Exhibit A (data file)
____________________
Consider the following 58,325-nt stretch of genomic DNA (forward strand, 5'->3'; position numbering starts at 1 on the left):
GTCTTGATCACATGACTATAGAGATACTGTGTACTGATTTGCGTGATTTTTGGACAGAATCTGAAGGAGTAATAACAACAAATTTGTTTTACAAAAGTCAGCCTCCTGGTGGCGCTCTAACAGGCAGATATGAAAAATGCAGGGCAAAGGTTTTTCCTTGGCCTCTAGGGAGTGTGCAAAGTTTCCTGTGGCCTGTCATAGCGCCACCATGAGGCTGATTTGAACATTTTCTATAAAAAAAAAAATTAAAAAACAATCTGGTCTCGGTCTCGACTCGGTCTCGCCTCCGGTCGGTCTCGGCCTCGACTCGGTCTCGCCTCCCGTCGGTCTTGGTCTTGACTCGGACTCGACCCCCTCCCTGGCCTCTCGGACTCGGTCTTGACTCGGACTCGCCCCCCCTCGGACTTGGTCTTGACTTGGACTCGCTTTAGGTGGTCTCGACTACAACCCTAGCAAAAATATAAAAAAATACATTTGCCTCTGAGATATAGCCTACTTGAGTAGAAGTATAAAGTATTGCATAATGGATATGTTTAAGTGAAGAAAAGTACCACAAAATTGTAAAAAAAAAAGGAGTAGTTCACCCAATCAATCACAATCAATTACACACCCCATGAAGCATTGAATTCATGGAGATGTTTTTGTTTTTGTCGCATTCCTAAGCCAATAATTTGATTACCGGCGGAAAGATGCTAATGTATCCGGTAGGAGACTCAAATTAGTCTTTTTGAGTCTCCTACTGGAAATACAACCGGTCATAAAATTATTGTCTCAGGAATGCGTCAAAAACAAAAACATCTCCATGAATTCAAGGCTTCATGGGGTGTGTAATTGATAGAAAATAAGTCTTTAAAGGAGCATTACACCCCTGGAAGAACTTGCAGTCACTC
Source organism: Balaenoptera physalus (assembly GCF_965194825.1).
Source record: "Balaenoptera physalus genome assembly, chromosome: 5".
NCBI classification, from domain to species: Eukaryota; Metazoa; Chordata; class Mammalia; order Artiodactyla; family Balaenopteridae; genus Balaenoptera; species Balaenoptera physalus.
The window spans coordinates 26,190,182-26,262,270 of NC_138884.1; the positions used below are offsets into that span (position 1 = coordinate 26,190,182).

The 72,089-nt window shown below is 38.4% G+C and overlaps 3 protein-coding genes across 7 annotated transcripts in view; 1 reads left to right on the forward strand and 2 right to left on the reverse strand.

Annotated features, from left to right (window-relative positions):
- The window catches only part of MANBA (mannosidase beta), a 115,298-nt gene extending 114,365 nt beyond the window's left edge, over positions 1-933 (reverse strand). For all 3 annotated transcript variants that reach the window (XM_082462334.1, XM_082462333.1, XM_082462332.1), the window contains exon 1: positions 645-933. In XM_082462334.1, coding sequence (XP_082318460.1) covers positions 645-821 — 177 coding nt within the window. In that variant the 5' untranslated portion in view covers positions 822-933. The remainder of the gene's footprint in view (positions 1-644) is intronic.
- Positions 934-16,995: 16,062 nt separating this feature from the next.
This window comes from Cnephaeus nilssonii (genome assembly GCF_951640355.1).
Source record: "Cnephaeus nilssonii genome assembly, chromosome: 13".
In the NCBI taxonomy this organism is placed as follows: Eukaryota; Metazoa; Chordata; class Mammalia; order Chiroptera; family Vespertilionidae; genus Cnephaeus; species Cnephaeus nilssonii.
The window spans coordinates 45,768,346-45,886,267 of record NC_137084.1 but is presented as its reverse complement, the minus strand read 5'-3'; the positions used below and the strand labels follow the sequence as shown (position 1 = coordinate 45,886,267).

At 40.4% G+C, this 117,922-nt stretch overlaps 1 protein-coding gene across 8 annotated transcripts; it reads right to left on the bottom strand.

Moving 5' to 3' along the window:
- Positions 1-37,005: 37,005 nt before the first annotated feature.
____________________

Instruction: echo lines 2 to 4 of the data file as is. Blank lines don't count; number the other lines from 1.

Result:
GTCTTGATCACATGACTATAGAGATACTGTGTACTGATTTGCGTGATTTTTGGACAGAATCTGAAGGAGTAATAACAACAAATTTGTTTTACAAAAGTCAGCCTCCTGGTGGCGCTCTAACAGGCAGATATGAAAAATGCAGGGCAAAGGTTTTTCCTTGGCCTCTAGGGAGTGTGCAAAGTTTCCTGTGGCCTGTCATAGCGCCACCATGAGGCTGATTTGAACATTTTCTATAAAAAAAAAAATTAAAAAACAATCTGGTCTCGGTCTCGACTCGGTCTCGCCTCCGGTCGGTCTCGGCCTCGACTCGGTCTCGCCTCCCGTCGGTCTTGGTCTTGACTCGGACTCGACCCCCTCCCTGGCCTCTCGGACTCGGTCTTGACTCGGACTCGCCCCCCCTCGGACTTGGTCTTGACTTGGACTCGCTTTAGGTGGTCTCGACTACAACCCTAGCAAAAATATAAAAAAATACATTTGCCTCTGAGATATAGCCTACTTGAGTAGAAGTATAAAGTATTGCATAATGGATATGTTTAAGTGAAGAAAAGTACCACAAAATTGTAAAAAAAAAAGGAGTAGTTCACCCAATCAATCACAATCAATTACACACCCCATGAAGCATTGAATTCATGGAGATGTTTTTGTTTTTGTCGCATTCCTAAGCCAATAATTTGATTACCGGCGGAAAGATGCTAATGTATCCGGTAGGAGACTCAAATTAGTCTTTTTGAGTCTCCTACTGGAAATACAACCGGTCATAAAATTATTGTCTCAGGAATGCGTCAAAAACAAAAACATCTCCATGAATTCAAGGCTTCATGGGGTGTGTAATTGATAGAAAATAAGTCTTTAAAGGAGCATTACACCCCTGGAAGAACTTGCAGTCACTC
Source organism: Balaenoptera physalus (assembly GCF_965194825.1).
Source record: "Balaenoptera physalus genome assembly, chromosome: 5".